Within an hour, Ince found himself in Watooka, standing in the ‘T’ of the court at the Surapana Club, the enclave of the senior managers at the bauxite company. He had to badger the bewildered woman in charge of the club to open the court, as she couldn’t understand why anyone would just want to go stand there. Ince stood alone in utter silence, savouring his discovery of a squash club in his neighbourhood. Little did he know that his world was about to change forever.
As he was leaving the building, he encountered former national cricketer Orin Gordon. The towering ex-fast bowler was delighted to meet Ince and immediately invited him to join the group who got together on Saturday mornings.
“At that stage, Dr [Stanley] Marcus and I were raw, just whacking the hell out of the ball,” Gordon reflected over the telephone, a few nights ago. “We had played in a tournament at the Georgetown Club the previous year where we were completely outclassed. After regular sessions with Coach, we returned the next year and shocked the hell out of them. I even got to the finals, beating Nicolette Fernandes in the semi-finals.”
The folks at the Georgetown Club asked about their transformation and on learning that they had been reaping the benefits of a British Certified Level Two squash coach, enquired about his availability. When this was related to Ince, he assured his dedicated students that he wasn’t going to leave them and relayed during a visit several years before, Corbin had taken him to the Georgetown Club for a game of squash. He has then returned a few days later on his own, but whilst practicing was informed that he was not a member and was asked to leave. He did and vowed never to return.
Soon after, the folks from the Georgetown Club showed up at the now defunct Surapana Club and Marcus tracked Ince and his wife down at a friend’s house in Linden.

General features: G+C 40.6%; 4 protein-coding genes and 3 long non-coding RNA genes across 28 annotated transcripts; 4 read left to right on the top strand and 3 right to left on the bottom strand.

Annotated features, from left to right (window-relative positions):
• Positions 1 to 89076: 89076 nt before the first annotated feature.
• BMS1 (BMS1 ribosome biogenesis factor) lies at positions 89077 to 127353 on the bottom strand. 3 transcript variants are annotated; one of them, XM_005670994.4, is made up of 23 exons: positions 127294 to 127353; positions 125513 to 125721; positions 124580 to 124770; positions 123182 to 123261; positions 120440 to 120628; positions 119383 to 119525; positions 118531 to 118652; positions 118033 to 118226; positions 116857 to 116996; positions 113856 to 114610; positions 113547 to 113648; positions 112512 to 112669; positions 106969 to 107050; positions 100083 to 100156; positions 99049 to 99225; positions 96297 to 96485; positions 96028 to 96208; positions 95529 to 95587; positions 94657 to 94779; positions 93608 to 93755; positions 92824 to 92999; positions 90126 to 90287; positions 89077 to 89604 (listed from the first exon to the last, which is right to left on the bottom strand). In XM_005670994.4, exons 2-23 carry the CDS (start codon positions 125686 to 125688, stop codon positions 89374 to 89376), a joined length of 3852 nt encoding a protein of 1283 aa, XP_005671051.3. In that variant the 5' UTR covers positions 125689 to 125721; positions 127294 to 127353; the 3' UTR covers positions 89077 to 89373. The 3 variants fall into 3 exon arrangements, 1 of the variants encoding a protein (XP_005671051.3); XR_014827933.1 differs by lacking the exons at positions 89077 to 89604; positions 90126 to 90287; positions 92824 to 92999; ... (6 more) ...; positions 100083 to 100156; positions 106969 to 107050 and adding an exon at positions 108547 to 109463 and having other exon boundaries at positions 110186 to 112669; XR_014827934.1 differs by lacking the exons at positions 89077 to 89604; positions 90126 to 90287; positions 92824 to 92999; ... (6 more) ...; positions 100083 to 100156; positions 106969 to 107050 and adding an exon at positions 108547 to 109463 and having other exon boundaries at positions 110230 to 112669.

A week later, Bobby Fernandes, then Guyana Squash Association president, was introducing him to a gathering at the Georgetown Club and publicly asking him to consider taking up the post of national junior squash coach. It was three months before the 1998 Caribbean Area Squash Association (CASA) junior championships, scheduled for the Bahamas.
When he questioned Bobby about his offer despite never having seen him coach, his reply was, ‘I know a racehorse when I see one, I don’t have to see it run.’
Today Ince still marvels at the selflessness of his two students from the bauxite town, who told him that the children on the national team needed him more than they did.
“Boy, we get licks, real licks,” he recalled. However, there was a glimmer of hope: Kristina King won the girls under-12 championship, Guyana’s lone title; Nicolette Fernandes was a member of the team. A year later, in Trinidad, the girls snatched the title from seven-time defending champions Barbados.
In 2000 Guyana were overall champions, as the girls successfully retained their crown in Bermuda. Over the next four years, their arch rivals, Barbados, took three overall titles, with Guyana interrupting their domination by sweeping both the boys and girls titles at home in 2003.
Alwyn Callender, a Guyanese corporate lawyer then practicing in London, noticed the marked improvement in the local junior players during one of his annual visits in early 2001. Callender approached Ince, introduced himself, and expressing admiration and appreciation for his work and offered to sponsor him for the level three squash coaching certificate in England.